|Publication number||US6179858 B1|
|Application number||US 09/227,555|
|Publication date||Jan 30, 2001|
|Filing date||Jan 8, 1999|
|Priority date||May 12, 1998|
|Publication number||09227555, 227555, US 6179858 B1, US 6179858B1, US-B1-6179858, US6179858 B1, US6179858B1|
|Inventors||James C. Squire, Campell Rogers, Elazer R. Edelman|
|Original Assignee||Massachusetts Institute Of Technology|
|Export Citation||BiBTeX, EndNote, RefMan|
|Patent Citations (17), Referenced by (101), Classifications (10), Legal Events (5)|
|External Links: USPTO, USPTO Assignment, Espacenet|
This application claims priority from provisional application Ser. No. 60/085,098 filed May 12, 1998, now abandoned.
The invention relates to the field of stents and in particular to systems which can sense the expansion and apposition of a deployed stent.
An endoluminal stent is a tubular structure inserted into a collapsing, weakened, and/or occluded passageway (e.g., blood vessel or exocrine duct) where it is expanded and left as a permanent scaffold. The most common variety is the balloon-expandable endovascular stent for the coronary artery, of which an estimated 200,000 were implanted in U.S. patients in 1997.
There are two criteria that must be satisfied for a stent implantation to be considered successful. The stent must be expanded to some minimum diameter along its length, and it must be completely in contact with the vessel wall. These two issues are not equivalent, as the diameter of a diseased coronary artery typically changes dramatically over short distances and is typically not axisymmetric. A focal lesion, for example, may require the proximal and distal ends of the stent to be further expanded than the middle in order to achieve full apposition.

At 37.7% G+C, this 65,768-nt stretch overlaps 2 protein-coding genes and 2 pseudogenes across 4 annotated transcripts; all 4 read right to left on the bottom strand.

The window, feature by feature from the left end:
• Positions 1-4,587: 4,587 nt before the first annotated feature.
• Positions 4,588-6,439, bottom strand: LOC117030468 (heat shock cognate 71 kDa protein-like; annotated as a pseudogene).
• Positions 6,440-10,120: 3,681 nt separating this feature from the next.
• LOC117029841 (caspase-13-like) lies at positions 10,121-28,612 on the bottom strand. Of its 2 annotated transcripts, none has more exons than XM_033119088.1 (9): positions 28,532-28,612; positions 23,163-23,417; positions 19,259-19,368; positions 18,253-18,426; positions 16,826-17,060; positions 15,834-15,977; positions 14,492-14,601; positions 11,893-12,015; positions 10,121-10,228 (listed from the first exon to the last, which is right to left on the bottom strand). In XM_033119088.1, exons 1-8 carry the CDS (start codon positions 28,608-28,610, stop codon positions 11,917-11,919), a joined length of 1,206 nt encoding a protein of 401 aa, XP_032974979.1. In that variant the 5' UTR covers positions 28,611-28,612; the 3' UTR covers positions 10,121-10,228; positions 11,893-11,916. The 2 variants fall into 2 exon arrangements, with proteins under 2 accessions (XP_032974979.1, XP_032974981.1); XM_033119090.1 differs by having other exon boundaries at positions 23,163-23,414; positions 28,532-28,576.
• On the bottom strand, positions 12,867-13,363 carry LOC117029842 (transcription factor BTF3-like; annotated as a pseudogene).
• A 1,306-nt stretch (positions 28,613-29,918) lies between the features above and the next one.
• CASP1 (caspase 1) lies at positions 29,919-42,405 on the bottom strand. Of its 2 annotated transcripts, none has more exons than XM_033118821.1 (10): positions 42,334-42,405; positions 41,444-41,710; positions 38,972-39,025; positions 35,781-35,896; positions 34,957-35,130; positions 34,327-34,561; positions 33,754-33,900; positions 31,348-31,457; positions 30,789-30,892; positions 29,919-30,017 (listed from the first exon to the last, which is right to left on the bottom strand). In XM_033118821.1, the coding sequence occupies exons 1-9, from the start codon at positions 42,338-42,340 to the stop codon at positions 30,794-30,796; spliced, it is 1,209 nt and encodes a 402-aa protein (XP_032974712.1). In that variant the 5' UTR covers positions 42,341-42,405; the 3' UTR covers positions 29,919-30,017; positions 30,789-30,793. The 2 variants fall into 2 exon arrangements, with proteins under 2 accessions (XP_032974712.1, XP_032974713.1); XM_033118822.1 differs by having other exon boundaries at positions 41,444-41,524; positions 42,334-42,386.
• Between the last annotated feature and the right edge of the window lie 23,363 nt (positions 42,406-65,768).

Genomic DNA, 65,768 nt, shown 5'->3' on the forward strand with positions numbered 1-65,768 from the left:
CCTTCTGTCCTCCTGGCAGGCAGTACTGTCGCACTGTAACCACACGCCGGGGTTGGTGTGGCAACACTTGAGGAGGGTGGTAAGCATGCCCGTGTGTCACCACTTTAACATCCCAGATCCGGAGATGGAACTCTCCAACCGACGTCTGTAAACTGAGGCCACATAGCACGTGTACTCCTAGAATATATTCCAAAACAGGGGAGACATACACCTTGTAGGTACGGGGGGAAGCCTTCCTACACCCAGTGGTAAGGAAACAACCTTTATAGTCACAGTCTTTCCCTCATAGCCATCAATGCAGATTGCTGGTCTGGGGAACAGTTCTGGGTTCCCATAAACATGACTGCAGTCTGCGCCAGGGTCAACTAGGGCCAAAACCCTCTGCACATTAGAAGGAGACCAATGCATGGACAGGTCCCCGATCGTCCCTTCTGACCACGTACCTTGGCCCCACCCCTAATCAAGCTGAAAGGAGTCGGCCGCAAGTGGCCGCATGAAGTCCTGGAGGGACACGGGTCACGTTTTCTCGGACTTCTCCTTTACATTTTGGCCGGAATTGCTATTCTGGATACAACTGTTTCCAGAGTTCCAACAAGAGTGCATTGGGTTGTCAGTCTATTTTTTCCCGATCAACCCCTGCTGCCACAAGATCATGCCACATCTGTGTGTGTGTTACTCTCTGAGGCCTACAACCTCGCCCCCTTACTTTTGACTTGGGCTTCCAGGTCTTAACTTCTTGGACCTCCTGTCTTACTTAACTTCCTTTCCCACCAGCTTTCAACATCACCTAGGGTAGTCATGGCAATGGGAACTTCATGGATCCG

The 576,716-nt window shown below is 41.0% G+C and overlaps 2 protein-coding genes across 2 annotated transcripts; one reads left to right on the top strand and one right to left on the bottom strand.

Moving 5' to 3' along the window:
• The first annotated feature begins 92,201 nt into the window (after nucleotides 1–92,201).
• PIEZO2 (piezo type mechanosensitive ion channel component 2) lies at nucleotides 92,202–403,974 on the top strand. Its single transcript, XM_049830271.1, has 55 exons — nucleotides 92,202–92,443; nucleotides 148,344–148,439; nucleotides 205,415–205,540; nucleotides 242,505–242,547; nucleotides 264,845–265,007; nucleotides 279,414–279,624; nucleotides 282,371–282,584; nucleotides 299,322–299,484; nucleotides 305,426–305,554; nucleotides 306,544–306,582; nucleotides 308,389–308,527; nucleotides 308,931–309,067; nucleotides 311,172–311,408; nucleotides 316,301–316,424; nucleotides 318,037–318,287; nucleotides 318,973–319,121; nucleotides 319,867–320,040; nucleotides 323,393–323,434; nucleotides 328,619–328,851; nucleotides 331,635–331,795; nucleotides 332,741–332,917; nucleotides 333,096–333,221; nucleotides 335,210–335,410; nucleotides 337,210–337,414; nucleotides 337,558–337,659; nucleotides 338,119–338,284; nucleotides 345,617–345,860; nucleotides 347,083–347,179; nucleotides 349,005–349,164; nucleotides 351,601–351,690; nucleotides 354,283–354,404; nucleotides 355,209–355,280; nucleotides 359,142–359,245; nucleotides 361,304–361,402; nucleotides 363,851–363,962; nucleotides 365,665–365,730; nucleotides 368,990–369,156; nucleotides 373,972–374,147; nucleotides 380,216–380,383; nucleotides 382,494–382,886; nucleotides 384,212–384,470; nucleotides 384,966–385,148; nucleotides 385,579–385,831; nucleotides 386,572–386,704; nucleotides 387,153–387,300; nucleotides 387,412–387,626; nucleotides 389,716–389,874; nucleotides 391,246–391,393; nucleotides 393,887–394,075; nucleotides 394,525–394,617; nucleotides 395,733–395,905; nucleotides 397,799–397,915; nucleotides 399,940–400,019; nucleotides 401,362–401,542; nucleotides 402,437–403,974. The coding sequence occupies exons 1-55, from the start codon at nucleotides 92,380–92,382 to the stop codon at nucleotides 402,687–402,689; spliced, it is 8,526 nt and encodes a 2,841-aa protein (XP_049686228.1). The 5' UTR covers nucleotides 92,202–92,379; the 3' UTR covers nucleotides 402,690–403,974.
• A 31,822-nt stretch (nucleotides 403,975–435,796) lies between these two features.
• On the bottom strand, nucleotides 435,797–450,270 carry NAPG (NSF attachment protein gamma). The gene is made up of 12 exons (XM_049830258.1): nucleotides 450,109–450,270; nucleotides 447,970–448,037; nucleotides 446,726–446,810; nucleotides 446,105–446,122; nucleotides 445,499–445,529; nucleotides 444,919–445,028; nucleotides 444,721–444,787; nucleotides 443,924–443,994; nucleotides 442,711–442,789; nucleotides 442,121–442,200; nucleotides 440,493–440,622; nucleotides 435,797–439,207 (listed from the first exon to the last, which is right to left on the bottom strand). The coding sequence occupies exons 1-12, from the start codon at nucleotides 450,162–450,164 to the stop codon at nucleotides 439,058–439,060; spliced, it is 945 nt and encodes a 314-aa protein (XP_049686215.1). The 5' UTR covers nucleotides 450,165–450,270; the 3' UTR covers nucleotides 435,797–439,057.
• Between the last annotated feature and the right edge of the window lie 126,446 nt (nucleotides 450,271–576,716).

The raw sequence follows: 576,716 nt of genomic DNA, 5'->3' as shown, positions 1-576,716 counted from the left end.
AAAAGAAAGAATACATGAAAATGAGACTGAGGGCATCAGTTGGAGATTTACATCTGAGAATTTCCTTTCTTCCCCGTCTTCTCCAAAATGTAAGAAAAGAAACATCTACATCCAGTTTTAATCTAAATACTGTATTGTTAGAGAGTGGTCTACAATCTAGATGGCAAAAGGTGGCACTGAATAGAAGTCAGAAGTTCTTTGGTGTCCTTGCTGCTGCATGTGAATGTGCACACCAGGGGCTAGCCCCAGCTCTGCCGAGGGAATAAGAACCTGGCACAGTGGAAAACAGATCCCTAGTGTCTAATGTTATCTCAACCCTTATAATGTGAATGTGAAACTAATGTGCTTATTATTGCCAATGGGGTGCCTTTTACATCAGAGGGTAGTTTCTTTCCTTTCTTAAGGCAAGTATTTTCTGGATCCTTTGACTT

It is desirable to achieve a stent expansion-monitoring system as a clinical aid in assisting optimal stent emplacement, and as an alarm warning the operator of various types of failures. As previously discussed, one endpoint criterion of successful stent implantation is achievement of some minimal lumen diameter. Failure to achieve this diameter will not only result in inadequate blood perfusion (the fundamental reason for intervention), but also may result in a lower blood-vessel-to-stent surface area ratio. This has been associated with the primary failure mode of stents: the chronic hyperproliferative growth of smooth muscle cells called neointimal hyperplasia. This growth impinges on the lumen and reduces blood flow enough in approximately 30% of all stented patients to require further intervention within three months.
An overexpanded stent can similarly cause serious complications. Although aneurysms (burst vessels) are rarely caused while stenting, post-mortem histological findings indicate that deep vessel injury caused by overstretching is a common resultant of stenting. This deep injury is believed to be the primary cause of neointimal hyperplasia and stent failure. The problem is exacerbated by the potential for the most common stent designs to open unevenly, with one hemicylindrical side overexpanded and the other underexpanded, still giving a circular lumen while hyperextending one half of the artery and inflicting deep arterial injury.